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WHO report on strengthening primary health care financing in Kyrgyzstan - P4H Network

WHO report on strengthening primary health care financing in Kyrgyzstan

WHO Barcelona Office for Health Systems Financing has published a report titled “Strengthening primary health care financing: policy considerations for Kyrgyzstan” in September 2023. The report describes how primary health care (PHC) is organized and financed in Kyrgyzstan and provides evidence-informed policy recommendations aimed at prioritizing and strengthening PHC.

The report devoted to PHC financing in Kyrgyzstan was authored by Kaija Kasekamp (Consultant, WHO Barcelona Office for Health Systems Financing), Triin Habicht (Senior Health Economist, WHO Barcelona Office for Health Systems Financing), and Aigul Sydykova (National Professional Officer, WHO Country Office in Kyrgyzstan) with contributions made by national and international experts and policymakers and data contributions made by the Mandatory Health Insurance Fund of Kyrgyzstan (see the acknowledgements in the report). 

As reminded by the World Health Organization in its news release, “PHC is the most effective and cost-effective approach to delivering health care services to people and achieving universal health coverage (UHC)”, and “Kyrgyzstan is moving in this direction – counting on sustained support from the Government and from development partners”.

The report has a detailed description of how PHC is organized in Kyrgyzstan including care models, infrastructure, governance and financing arrangements, and where relevant, provides key data on PHC service utilization and spending. The report also mentions country-specific challenges such as the excessive reliance on specialist services (doctors referred as “narrow specialists”). This is an example of a challenge faced by many former Soviet countries that inherited the Semashko model of health system organization, which means there are polyclinics (referred as family medicine centres, FMC, in this report) where family doctors work together with specialist doctors, and it is difficult for the family doctors to be the gatekeepers of services as people simply want to see the narrow specialist who is physically available, sitting in the same building as the primary care doctor in the urban and even some rural (administrative district level) settings.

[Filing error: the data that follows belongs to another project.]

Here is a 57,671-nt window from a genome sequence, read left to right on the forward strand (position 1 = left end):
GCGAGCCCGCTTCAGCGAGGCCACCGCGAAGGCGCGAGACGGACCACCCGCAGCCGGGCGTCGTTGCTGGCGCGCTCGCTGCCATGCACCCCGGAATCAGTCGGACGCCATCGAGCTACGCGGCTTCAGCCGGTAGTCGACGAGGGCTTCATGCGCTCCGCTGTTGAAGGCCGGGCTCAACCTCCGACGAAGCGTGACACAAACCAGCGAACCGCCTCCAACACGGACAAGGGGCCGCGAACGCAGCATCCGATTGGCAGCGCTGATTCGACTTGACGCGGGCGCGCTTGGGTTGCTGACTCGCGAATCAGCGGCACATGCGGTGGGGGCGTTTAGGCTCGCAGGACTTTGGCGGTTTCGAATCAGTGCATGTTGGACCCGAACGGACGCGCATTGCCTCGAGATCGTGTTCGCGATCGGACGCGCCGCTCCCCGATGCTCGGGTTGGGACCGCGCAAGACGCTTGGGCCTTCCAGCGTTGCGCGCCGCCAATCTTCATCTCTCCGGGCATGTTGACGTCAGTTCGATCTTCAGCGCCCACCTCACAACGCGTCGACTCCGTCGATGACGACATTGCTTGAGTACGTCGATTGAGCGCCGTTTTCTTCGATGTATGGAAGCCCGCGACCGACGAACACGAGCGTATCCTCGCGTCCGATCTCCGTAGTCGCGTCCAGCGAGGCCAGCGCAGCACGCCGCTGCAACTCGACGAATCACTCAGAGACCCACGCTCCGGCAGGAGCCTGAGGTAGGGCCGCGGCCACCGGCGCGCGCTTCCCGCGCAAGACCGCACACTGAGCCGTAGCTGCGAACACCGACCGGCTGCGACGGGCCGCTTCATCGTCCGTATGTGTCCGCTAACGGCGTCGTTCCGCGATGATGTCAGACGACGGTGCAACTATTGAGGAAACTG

The report contains the following key messages as policy considerations for Kyrgyzstan: 

  1. Enhance the PHC organizational model for increased equity and efficiency.
  2. Scrutinize the PHC benefits package to better meet population health needs.
  3. Strengthen PHC budgeting and the budget monitoring system.
  4. Redesign and adequately resource PHC provider payments.
  5. Revamp the performance payment system for PHC teams.
  6. Improve contracting and monitoring mechanisms by increasing data quality and collaboration.

It was noted that although Kyrgyzstan has “prioritized PHC spending within its health budget and spends about 1% of its gross domestic product (GDP) on PHC, … per capita public spending on PHC is among the lowest in the WHO European Region.” Authors concluded that “to strengthen PHC financing, Kyrgyzstan should consider reviewing its PHC benefits package to better align it with population health needs and the available level of public funding, redesigning the PHC provider payment system, and improving the provider monitoring mechanism”. 

Featured image on top: Source: Akipress news